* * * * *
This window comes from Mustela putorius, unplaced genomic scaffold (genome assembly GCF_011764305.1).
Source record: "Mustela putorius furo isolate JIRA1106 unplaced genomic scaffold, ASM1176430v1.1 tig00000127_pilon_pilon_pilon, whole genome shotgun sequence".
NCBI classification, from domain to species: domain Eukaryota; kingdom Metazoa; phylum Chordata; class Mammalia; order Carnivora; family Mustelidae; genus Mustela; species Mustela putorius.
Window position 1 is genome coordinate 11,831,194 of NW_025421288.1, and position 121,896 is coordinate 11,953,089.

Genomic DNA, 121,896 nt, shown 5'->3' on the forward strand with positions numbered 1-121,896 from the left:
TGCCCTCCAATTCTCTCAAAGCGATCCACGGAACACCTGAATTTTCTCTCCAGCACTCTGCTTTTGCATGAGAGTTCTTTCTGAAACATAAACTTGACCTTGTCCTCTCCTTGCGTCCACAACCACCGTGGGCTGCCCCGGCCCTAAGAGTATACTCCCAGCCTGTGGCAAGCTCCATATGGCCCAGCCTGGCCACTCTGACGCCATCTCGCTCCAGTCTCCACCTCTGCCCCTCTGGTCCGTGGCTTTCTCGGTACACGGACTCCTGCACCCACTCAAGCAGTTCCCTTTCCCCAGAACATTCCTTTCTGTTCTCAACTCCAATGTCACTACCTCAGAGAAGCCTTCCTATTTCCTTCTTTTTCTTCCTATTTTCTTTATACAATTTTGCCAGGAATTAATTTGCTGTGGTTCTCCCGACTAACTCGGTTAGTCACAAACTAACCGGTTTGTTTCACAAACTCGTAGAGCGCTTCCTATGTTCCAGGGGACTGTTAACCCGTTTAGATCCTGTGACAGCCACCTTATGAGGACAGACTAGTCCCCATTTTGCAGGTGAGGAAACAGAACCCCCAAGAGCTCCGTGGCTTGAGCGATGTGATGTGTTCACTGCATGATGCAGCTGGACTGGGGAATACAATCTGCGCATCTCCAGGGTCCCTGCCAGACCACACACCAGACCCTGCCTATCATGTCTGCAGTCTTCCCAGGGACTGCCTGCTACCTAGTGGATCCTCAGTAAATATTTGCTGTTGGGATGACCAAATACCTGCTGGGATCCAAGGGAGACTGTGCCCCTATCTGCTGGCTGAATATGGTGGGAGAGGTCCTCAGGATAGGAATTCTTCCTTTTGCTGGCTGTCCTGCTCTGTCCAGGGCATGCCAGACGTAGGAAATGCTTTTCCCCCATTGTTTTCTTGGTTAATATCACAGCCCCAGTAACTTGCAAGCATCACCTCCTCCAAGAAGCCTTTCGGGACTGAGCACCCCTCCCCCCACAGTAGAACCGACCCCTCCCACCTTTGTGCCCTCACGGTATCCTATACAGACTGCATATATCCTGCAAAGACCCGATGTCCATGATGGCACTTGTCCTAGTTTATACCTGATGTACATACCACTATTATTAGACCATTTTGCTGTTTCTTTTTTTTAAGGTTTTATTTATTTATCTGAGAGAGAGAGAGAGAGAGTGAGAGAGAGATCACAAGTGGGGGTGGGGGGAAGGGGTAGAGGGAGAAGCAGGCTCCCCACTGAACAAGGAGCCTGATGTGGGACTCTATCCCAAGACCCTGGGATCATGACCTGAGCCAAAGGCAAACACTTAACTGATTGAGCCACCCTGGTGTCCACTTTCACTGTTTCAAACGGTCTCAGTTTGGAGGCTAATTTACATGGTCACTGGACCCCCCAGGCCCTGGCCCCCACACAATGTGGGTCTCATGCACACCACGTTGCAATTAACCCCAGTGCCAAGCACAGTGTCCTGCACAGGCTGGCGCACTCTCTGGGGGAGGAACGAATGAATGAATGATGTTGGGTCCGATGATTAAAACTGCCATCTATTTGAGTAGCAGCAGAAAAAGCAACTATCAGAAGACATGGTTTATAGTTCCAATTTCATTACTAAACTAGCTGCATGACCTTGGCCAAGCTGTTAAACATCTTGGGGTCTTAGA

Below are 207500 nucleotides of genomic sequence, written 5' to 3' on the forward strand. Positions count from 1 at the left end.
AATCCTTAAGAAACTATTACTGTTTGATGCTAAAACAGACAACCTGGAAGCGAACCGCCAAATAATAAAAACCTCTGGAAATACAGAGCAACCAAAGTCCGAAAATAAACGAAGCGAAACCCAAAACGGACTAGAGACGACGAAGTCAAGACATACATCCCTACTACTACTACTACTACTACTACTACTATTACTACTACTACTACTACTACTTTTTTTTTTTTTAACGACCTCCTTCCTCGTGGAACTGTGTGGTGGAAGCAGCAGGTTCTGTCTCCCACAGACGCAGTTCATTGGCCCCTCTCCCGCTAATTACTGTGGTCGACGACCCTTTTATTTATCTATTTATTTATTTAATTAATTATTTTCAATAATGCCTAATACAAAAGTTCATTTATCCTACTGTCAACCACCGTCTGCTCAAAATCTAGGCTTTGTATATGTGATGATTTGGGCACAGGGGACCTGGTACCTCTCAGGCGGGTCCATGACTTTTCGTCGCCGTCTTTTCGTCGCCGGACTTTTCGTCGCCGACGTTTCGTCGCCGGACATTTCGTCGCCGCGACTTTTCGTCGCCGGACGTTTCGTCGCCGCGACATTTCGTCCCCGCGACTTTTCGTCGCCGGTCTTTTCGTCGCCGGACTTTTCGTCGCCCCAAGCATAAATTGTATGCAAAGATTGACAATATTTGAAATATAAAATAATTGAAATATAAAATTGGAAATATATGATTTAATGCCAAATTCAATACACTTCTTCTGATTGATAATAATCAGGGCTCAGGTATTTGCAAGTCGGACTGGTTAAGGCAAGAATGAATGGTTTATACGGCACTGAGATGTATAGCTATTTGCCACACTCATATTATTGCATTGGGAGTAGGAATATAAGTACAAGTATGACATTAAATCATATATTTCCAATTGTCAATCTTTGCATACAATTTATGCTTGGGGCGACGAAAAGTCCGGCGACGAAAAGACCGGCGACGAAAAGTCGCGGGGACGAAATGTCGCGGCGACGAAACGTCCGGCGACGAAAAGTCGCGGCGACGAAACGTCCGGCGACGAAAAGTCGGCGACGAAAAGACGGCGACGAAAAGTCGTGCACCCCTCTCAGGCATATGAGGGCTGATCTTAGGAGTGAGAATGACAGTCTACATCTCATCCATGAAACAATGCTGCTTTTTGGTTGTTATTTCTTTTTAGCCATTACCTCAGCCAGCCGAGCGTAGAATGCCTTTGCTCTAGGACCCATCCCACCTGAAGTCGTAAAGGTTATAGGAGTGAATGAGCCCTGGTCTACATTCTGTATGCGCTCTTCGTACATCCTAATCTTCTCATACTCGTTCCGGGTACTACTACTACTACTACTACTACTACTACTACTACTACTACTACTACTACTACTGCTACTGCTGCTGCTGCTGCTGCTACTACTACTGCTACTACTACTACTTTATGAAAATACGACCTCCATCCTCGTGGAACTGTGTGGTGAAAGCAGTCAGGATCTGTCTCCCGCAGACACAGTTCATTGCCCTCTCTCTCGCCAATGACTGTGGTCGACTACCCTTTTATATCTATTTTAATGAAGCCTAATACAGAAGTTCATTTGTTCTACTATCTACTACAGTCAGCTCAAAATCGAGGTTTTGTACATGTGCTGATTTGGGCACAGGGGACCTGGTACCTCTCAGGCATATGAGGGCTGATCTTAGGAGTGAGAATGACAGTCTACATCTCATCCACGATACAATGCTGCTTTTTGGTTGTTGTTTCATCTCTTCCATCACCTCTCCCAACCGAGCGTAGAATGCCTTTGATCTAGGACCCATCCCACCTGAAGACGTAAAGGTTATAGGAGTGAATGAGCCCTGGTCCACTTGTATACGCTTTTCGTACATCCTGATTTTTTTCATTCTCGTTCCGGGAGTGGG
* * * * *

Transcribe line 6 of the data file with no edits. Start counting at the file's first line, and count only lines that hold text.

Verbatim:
TGCCCTCCAATTCTCTCAAAGCGATCCACGGAACACCTGAATTTTCTCTCCAGCACTCTGCTTTTGCATGAGAGTTCTTTCTGAAACATAAACTTGACCTTGTCCTCTCCTTGCGTCCACAACCACCGTGGGCTGCCCCGGCCCTAAGAGTATACTCCCAGCCTGTGGCAAGCTCCATATGGCCCAGCCTGGCCACTCTGACGCCATCTCGCTCCAGTCTCCACCTCTGCCCCTCTGGTCCGTGGCTTTCTCGGTACACGGACTCCTGCACCCACTCAAGCAGTTCCCTTTCCCCAGAACATTCCTTTCTGTTCTCAACTCCAATGTCACTACCTCAGAGAAGCCTTCCTATTTCCTTCTTTTTCTTCCTATTTTCTTTATACAATTTTGCCAGGAATTAATTTGCTGTGGTTCTCCCGACTAACTCGGTTAGTCACAAACTAACCGGTTTGTTTCACAAACTCGTAGAGCGCTTCCTATGTTCCAGGGGACTGTTAACCCGTTTAGATCCTGTGACAGCCACCTTATGAGGACAGACTAGTCCCCATTTTGCAGGTGAGGAAACAGAACCCCCAAGAGCTCCGTGGCTTGAGCGATGTGATGTGTTCACTGCATGATGCAGCTGGACTGGGGAATACAATCTGCGCATCTCCAGGGTCCCTGCCAGACCACACACCAGACCCTGCCTATCATGTCTGCAGTCTTCCCAGGGACTGCCTGCTACCTAGTGGATCCTCAGTAAATATTTGCTGTTGGGATGACCAAATACCTGCTGGGATCCAAGGGAGACTGTGCCCCTATCTGCTGGCTGAATATGGTGGGAGAGGTCCTCAGGATAGGAATTCTTCCTTTTGCTGGCTGTCCTGCTCTGTCCAGGGCATGCCAGACGTAGGAAATGCTTTTCCCCCATTGTTTTCTTGGTTAATATCACAGCCCCAGTAACTTGCAAGCATCACCTCCTCCAAGAAGCCTTTCGGGACTGAGCACCCCTCCCCCCACAGTAGAACCGACCCCTCCCACCTTTGTGCCCTCACGGTATCCTATACAGACTGCATATATCCTGCAAAGACCCGATGTCCATGATGGCACTTGTCCTAGTTTATACCTGATGTACATACCACTATTATTAGACCATTTTGCTGTTTCTTTTTTTTAAGGTTTTATTTATTTATCTGAGAGAGAGAGAGAGAGAGTGAGAGAGAGATCACAAGTGGGGGTGGGGGGAAGGGGTAGAGGGAGAAGCAGGCTCCCCACTGAACAAGGAGCCTGATGTGGGACTCTATCCCAAGACCCTGGGATCATGACCTGAGCCAAAGGCAAACACTTAACTGATTGAGCCACCCTGGTGTCCACTTTCACTGTTTCAAACGGTCTCAGTTTGGAGGCTAATTTACATGGTCACTGGACCCCCCAGGCCCTGGCCCCCACACAATGTGGGTCTCATGCACACCACGTTGCAATTAACCCCAGTGCCAAGCACAGTGTCCTGCACAGGCTGGCGCACTCTCTGGGGGAGGAACGAATGAATGAATGATGTTGGGTCCGATGATTAAAACTGCCATCTATTTGAGTAGCAGCAGAAAAAGCAACTATCAGAAGACATGGTTTATAGTTCCAATTTCATTACTAAACTAGCTGCATGACCTTGGCCAAGCTGTTAAACATCTTGGGGTCTTAGA